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Data modeling, analytics and visualizations are helping the Texas HHS inspector general detect and prevent fraud, waste and abuse within state programs.
The Texas Health and Human Services Department's inspector general is turning to data modeling and visualization tools to investigate Supplemental Nutrition Assistance Program (SNAP) cases with an increased risk of fraud.
Using funds from the SNAP Fraud Framework Implementation Grant, the Texas Office of Inspector General’s Benefits Program Integrity (BPI) division recently developed a data visualization dashboard that will help unit managers oversee high-volume investigative caseloads.
Dubbed the Work in Progress board, this tool “produces visualized data regarding the progress of milestones throughout the investigative lifecycle to help BPI leadership identify barriers and provide assistance when delays exist,” according to OIG’s Quarterly Report. Additionally, the board can help investigators gather intelligence for streamlining processes and allocating resources toward the most time- and resource-intensive tasks.
BPI is also working with industry partners on a data model and visualization tools that will help its investigators proactively identify cases with an increased risk of SNAP fraud. The partners are currently refining the data incorporated in the model, validating and weighting potential risk indicators and securing infrastructure support to promote sustainability, according to the OIG.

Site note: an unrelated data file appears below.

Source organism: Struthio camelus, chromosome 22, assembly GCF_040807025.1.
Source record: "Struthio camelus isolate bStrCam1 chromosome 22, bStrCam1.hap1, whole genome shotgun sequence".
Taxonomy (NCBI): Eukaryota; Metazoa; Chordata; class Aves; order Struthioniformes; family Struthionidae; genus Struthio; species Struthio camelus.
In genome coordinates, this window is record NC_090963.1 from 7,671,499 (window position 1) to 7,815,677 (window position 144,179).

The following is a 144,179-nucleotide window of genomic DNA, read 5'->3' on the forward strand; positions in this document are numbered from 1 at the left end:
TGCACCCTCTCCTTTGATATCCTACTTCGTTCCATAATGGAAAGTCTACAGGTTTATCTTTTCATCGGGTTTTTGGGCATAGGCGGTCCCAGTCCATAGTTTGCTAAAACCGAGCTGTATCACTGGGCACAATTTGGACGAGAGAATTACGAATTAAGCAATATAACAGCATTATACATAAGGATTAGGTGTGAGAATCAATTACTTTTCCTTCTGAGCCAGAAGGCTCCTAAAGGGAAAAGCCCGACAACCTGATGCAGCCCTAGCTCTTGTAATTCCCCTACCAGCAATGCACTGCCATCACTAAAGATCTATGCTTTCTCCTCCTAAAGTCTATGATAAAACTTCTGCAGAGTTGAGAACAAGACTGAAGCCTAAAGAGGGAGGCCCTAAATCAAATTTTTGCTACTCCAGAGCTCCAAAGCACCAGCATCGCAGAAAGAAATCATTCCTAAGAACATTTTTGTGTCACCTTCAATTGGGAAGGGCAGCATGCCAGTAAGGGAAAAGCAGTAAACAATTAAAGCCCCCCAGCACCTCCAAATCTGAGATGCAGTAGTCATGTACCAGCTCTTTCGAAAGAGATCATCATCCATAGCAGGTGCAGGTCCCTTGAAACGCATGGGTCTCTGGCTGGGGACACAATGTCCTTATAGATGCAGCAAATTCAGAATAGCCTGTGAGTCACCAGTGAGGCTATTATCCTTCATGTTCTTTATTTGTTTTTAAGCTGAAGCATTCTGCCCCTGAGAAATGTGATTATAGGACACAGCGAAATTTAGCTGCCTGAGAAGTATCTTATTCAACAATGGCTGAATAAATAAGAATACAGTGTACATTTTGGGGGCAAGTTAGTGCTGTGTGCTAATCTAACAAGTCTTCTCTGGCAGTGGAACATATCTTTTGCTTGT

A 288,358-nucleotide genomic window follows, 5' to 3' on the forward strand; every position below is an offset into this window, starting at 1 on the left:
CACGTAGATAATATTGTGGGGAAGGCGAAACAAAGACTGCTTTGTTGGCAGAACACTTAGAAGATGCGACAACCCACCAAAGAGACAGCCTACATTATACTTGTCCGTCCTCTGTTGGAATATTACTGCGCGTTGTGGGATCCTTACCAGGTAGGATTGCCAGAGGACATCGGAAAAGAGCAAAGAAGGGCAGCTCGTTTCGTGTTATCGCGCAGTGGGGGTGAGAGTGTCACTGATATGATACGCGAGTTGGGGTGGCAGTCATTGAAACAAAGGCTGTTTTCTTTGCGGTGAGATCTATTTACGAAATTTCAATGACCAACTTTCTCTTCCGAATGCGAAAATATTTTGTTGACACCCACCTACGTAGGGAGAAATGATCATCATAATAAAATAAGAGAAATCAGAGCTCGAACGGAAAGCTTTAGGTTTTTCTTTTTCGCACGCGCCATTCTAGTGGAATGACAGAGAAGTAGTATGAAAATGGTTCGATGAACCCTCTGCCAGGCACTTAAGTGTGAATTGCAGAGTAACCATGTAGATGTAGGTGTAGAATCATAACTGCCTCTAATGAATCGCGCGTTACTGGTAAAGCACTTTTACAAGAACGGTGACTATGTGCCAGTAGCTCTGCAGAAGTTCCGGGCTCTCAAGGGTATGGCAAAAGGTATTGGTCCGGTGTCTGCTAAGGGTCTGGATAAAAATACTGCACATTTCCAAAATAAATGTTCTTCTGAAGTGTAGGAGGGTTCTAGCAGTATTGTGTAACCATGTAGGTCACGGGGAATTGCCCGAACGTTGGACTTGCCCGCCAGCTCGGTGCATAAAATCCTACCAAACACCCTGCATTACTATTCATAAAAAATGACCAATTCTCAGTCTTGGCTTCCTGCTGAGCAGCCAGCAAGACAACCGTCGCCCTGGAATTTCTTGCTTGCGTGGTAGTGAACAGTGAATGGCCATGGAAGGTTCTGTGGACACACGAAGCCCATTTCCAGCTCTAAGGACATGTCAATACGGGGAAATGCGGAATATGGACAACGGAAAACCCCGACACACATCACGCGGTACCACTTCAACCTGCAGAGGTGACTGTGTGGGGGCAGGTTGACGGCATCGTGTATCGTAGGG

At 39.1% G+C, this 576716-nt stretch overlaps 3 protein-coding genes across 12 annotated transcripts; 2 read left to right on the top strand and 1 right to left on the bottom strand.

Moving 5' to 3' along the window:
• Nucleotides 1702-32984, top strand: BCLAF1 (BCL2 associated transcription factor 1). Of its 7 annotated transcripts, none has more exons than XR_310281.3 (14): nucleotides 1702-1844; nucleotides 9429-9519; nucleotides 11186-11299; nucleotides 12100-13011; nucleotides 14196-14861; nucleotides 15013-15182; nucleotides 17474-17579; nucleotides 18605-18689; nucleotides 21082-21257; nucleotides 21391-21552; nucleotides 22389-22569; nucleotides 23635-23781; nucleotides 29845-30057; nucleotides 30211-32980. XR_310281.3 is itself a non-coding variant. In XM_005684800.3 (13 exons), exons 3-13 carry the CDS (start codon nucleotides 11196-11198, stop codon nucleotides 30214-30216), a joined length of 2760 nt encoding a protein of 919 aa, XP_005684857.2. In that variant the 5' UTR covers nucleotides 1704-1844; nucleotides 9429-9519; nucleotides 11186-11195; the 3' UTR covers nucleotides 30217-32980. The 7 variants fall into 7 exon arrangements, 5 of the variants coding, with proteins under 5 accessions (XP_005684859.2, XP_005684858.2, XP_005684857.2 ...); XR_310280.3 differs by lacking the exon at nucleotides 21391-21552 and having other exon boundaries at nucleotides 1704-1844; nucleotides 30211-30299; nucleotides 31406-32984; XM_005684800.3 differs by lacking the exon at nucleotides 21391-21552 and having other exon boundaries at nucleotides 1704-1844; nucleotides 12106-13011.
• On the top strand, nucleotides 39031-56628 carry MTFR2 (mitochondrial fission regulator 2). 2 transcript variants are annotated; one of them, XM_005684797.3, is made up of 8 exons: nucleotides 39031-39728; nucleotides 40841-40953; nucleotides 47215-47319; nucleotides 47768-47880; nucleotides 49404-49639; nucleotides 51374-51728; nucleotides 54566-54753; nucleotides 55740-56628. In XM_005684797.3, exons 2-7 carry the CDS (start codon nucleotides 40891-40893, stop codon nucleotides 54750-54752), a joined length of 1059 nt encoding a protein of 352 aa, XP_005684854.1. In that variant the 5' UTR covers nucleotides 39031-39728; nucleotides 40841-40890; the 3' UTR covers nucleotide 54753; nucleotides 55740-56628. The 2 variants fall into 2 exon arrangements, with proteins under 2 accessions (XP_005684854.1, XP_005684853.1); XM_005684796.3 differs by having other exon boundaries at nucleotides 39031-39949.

The office’s Data Initiative Project Team focuses on providers who may be receiving Medicaid payments that they are not entitled to. When OIG staff identify an issue with one provider, DIPT can analyze data from across the Texas health care system to determine whether similar issues are occurring with other Medicaid providers.
OIG has also contracted with analytics provider SAS to develop more advanced analytical tools to help identify potential indicators of fraud, waste and abuse throughout Texas Health and Human Services programs.
“DIPT's efforts have led to settlements totaling more than $48 million,” the report said. “By harnessing the power of data analytics and the expertise of OIG staff, investigators and attorneys, DIPT can handle cases in a more efficient manner from the moment a case is initiated to final resolution.”
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